The simplest case would look something like this

 <span class="editable" data-url="/api/modify/188/name">Zoe</span>

HTML data attributes

Here we have the complete list of data attributes that can be set.


The url to submit the form data to. The default is the same url as the page itself. It must be a page that can accept submitted form data.

 <span class="editable" data-url="/api/modify/188/name">Jo</span>


The type of form element to be created. Can be one of 'input' for a regular text input, 'select' for a select dropdown box, or 'textarea' for a multiline text area. The default is 'input'.

 <div class="editable" data-url="/api/modify/188/bio"
   data-type="textarea" >
   This could be a long section of text.


This is a selector for an element which should be used to activate the edit area rather than clicking on the text itself. Usually you would use an id to uniquely identify the edit button.

 <div class="editable" data-url="/api/modify/188/bio"
   This could be a long section of text.
 <span id="bio-edit" class="button">Edit!</span>

In this example clicking on the word 'Edit!' will activate the editing control.


If supplied this is the editable version of the text. In the case of a select edit control, it must be a JSON list of value, text pairs. If neither data-data nor data-loadurl is supplied, then the editing control is initialised with the text from the element.

 <span class="editable" data-url="/api/modify/188/colour"
   data-data='[["1", "Red"], ["2", "Green"], ["3", "Blue"]]'>Blue</span>


If set then it is the url from which to load data. A GET http request is made to the 'loadurl' with the same parameters that would be sent on submit. The server returns data that is used as the initial value of the edit field.

In the example, the dropdown list is supplied by the server.

 <span class="editable" data-url="/api/modify/188/colour"

This is useful if the text is in markdown, textile or other wiki like format. The loadurl fetches the wiki text which is edited and sent to the server to update. The server then returns the HTML version of the field to display.


If set, then there will be an OK button next to the input or textarea field. The text on the button will be the value of this option. By default there is no submit button, and data is submitted on blur. If there is only an OK button, then blur cancels the edit without submitting anything to the server.

 <span class="editable" data-url="/api/modify/188/name"

Buttons can only be associated with text inputs, ie 'input' and' textarea'.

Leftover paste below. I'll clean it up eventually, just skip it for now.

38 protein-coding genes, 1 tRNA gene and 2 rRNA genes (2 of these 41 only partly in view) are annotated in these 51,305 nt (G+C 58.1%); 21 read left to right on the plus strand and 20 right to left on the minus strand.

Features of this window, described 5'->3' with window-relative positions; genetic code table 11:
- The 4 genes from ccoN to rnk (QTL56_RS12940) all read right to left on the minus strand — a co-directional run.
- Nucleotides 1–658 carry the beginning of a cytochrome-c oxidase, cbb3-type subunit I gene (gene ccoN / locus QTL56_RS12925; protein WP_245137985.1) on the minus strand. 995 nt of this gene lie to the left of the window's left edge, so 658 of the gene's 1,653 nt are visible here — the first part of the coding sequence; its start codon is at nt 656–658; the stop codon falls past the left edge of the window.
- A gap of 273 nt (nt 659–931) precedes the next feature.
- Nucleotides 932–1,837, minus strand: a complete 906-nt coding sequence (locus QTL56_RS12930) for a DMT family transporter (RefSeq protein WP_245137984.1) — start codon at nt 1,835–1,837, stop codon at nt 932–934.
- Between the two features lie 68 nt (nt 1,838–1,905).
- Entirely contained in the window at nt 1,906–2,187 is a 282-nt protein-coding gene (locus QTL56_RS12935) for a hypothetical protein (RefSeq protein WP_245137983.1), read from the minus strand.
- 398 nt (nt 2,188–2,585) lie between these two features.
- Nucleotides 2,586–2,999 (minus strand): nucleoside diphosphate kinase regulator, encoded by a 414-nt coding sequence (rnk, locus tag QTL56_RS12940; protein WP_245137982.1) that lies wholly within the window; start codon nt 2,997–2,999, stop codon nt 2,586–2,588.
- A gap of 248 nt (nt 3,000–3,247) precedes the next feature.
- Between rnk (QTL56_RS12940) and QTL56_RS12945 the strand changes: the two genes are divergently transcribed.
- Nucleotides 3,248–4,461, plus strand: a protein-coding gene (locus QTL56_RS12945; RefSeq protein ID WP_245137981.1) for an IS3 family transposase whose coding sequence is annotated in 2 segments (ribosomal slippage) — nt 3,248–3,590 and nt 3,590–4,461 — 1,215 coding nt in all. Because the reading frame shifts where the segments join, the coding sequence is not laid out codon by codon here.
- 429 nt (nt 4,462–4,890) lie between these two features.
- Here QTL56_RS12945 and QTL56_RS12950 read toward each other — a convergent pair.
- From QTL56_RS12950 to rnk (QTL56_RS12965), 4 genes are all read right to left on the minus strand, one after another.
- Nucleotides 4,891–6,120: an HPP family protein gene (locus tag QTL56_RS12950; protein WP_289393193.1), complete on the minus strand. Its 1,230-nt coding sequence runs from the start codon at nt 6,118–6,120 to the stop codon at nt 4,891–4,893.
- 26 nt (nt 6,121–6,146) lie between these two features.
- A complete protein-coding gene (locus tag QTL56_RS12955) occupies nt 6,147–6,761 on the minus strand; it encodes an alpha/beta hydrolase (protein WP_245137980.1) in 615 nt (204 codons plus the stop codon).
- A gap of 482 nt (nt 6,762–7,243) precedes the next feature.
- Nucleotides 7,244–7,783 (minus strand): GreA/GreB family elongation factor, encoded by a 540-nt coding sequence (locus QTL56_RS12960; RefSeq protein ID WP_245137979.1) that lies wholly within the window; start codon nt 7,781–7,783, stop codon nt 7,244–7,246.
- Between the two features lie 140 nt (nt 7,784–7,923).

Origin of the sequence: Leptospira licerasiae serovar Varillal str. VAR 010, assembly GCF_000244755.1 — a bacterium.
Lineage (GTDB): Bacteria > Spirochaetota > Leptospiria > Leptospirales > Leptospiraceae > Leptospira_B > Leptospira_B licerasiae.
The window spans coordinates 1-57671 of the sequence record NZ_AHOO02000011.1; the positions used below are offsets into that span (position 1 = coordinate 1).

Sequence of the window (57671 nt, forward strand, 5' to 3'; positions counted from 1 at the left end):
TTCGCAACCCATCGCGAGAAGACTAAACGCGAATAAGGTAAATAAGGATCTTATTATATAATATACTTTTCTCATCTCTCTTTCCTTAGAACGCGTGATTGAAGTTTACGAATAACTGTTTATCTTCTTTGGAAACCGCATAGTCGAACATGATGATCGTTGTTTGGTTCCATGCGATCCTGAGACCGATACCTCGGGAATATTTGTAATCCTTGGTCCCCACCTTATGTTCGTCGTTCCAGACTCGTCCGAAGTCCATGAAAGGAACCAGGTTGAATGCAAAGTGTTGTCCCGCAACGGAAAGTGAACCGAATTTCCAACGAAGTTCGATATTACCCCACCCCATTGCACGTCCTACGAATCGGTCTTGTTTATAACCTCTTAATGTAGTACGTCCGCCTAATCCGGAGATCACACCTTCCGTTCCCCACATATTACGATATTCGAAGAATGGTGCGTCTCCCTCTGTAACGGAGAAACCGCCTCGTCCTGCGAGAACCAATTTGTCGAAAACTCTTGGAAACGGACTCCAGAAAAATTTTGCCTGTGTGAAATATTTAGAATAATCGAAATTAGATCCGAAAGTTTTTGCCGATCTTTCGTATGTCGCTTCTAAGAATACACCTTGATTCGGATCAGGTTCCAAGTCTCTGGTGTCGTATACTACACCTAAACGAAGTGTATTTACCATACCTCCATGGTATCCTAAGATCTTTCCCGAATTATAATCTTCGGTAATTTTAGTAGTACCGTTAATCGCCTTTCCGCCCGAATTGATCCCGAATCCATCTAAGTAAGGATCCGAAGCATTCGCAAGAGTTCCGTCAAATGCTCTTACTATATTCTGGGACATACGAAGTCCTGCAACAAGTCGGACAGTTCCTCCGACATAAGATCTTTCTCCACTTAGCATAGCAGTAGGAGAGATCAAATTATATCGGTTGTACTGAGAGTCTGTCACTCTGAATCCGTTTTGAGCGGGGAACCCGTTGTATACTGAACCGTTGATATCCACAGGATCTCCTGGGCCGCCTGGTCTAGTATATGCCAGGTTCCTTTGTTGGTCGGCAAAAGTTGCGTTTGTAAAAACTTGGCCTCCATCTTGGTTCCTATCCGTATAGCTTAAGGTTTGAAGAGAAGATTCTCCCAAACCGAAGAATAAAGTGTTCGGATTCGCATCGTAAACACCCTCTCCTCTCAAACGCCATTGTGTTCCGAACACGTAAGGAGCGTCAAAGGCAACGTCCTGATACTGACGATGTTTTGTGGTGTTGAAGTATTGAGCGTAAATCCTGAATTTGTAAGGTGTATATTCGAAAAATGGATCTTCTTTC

If set, then there will be a cancel button next to the input or textarea field. The text on the button will be the value of this option. By default there is no cancel button. If there are both OK and cancel buttons, then blur has no effect and you must either explicitly click OK or cancel. This is in my opinion the best option for large text fields.

 <div class="editable" data-url="/api/modify/188/bio"
  Lots of text here.


If set then this value will be sent to the server as part of the post data. It is intended to identify the field of a particular object that is being set, but you can of course use it however you like.


If set the this value will be sent to the server as part of the post data. It is intended to identify the object to be set, but you can interpret it in any way that you like.

 <span class="editable" data-url="/api/modify"


If set (which is the default) then data is displayed as text. That is to say '<p>' would display literally and does not cause a paragraph break. If you disable it then the data received back from the server will be interpreted as html. You are responsible for making sure this is safe.


If the element is empty, then you would not be able to click on it to start editing. So if it is empty, then jinplace will add the placeholder text as specified with this attribute or config setting. When editing, this placeholder text is removed. The default value is '[ --- ]' (This attribute was named 'data-nil' in previous versions)


The input field will have this class. There is no default.

Config settings

You can use any of the data attributes as a config setting when you call .jinplace(). The setting name is formed by removing the 'data-' prefix and changing hyphenated words with camel case words. So ' data-attribute' is 'attribute' and 'data-text-only' is 'textOnly'.

An object can be passed to .jinplace() containing the desired settings.

   url: '/api/modify',
   textOnly: false,
   placeholder: 'Click to edit',
   okButton: 'OK',
   cancelButton: 'Cancel'

You can also set defaults that will apply to all .jinplace() calls.

$.fn.jinplace.defaults.textOnly = false;

Some settings can only be set this way and not via attributes of the element you want to edit. These are listed in the remainder of this section.


This is the function that is called to submit the new data. The function is called with two arguments, first the jinplace options for the element and second the new value. It should return the new value as a string or a promise that resolves to a string.